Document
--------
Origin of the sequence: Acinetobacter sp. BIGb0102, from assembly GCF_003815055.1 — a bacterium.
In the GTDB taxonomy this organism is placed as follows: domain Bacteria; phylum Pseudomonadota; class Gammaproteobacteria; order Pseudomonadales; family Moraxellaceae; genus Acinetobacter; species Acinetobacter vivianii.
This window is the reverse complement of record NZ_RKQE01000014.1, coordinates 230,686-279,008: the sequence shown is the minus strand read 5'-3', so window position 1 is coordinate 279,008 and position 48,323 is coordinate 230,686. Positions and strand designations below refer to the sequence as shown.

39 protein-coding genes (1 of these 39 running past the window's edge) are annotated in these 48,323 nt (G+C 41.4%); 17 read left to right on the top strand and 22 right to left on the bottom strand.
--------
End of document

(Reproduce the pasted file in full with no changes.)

Origin of the sequence: Acinetobacter sp. BIGb0102, from assembly GCF_003815055.1 — a bacterium.
In the GTDB taxonomy this organism is placed as follows: domain Bacteria; phylum Pseudomonadota; class Gammaproteobacteria; order Pseudomonadales; family Moraxellaceae; genus Acinetobacter; species Acinetobacter vivianii.
This window is the reverse complement of record NZ_RKQE01000014.1, coordinates 230,686-279,008: the sequence shown is the minus strand read 5'-3', so window position 1 is coordinate 279,008 and position 48,323 is coordinate 230,686. Positions and strand designations below refer to the sequence as shown.

39 protein-coding genes (1 of these 39 running past the window's edge) are annotated in these 48,323 nt (G+C 41.4%); 17 read left to right on the top strand and 22 right to left on the bottom strand.